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Calling All Expat Hpc'ers.... Where Do You Live And What Are House Prices Like Where You Live?


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We tend to forget the rest of the world is expensive. I would always pay the premium for the social capital and environment that the UK offers. The rest of the world always appears to be a bit of an arid concrete slum with small oasis pockets favoured by tourists.

Granted it isn't that great for younger generations who have to put up with boomer centric bias.

We might not think it is that great here, but the immigrants at Calais are queueing up to escape the hell that is France. Meanwhile we head for the oasis' like the Dordogne because we may not have to work on our fat public sector pensions. Choosing the best the rest of the world has to offer, probably about 1% of the planet, is an unfair comparison of the UK...don't ask me, ask the immigrants desperate to get in.

Edited by crashmonitor
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We tend to forget the rest of the world is expensive. I would always pay the premium for the social capital and environment that the UK offers. The rest of the world always appears to be a bit of an arid concrete slum with small oasis pockets favoured by tourists.

Granted it isn't that great for younger generations who have to put up with boomer centric bias.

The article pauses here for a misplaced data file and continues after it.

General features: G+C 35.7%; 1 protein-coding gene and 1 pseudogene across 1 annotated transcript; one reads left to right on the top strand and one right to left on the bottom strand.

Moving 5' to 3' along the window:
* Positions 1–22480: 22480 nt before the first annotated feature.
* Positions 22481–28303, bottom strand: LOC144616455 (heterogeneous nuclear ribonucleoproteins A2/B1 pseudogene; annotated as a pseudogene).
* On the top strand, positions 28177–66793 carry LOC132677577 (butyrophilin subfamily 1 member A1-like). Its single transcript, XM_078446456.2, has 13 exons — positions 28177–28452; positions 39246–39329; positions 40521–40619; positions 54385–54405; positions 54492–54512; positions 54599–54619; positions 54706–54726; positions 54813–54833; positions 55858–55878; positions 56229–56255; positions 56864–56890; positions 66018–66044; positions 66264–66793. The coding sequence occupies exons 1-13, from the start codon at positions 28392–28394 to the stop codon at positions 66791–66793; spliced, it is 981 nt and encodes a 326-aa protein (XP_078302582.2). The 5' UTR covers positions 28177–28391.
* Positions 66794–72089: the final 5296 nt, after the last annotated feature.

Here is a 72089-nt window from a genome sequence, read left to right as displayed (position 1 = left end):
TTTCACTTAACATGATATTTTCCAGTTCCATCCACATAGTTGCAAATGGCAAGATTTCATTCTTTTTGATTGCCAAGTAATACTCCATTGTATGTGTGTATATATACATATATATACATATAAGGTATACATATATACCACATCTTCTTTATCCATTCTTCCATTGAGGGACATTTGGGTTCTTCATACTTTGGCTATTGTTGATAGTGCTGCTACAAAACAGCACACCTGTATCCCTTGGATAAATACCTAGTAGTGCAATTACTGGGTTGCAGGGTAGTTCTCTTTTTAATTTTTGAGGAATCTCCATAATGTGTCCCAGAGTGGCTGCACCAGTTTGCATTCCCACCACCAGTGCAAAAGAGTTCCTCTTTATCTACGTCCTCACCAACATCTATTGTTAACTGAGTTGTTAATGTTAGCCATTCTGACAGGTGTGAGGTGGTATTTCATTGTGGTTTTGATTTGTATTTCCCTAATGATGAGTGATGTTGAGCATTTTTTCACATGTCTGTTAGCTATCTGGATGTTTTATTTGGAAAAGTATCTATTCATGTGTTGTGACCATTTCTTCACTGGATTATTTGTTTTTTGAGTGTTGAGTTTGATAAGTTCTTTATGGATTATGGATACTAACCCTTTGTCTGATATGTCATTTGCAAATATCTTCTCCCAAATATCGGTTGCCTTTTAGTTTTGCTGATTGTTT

We might not think it is that great here, but the immigrants at Calais are queueing up to escape the hell that is France. Meanwhile we head for the oasis' like the Dordogne because we may not have to work on our fat public sector pensions. Choosing the best the rest of the world has to offer, probably about 1% of the planet, is an unfair comparison of the UK...don't ask me ask the immigrants desperate to get in.

Is France hell or do we just give more generous benefits to them? What I really like about the UK is that if you have a house it often has a garden, in many countries that doesn't seem to be true in cities (please feel free to give me examples where I am wrong).

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I used to live in Sweden (Gothenburg) before moving to London.

I'll be moving there with my family later this year. Apparently rental places are hard to find, but buying a house looks a bit cheaper than where I am in the UK, if you go out of the centre. And like in Norway, you can pay mortgage interest from gross income.

Edited by spord
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We've got a romantic notion of Europe because we can choose the best places to live.......we are not going to relocate to some brutalist concrete slum in some God foresaken French town but we may choose the Dordogne or something similar.

We have our own brutalist and shitty housing but we also have the advantage of 300 years of being world number one and it feels like a real environment that has evolved and not one thrown up on the hoof.

Edited by crashmonitor
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I work in Gibraltar and live in Spain a few miles down the coast on the beach. Very nice place. Never imagined I could live somewhere so nice. You can get a big house with pool in a private resort just minutes for a UK salaried job for £700/month. If you commute out further the price will half.

The is a strong Gibraltar-effect raising prices nearby but if you're willing to commute a little you can live extremely cheaply or get an affordable villa.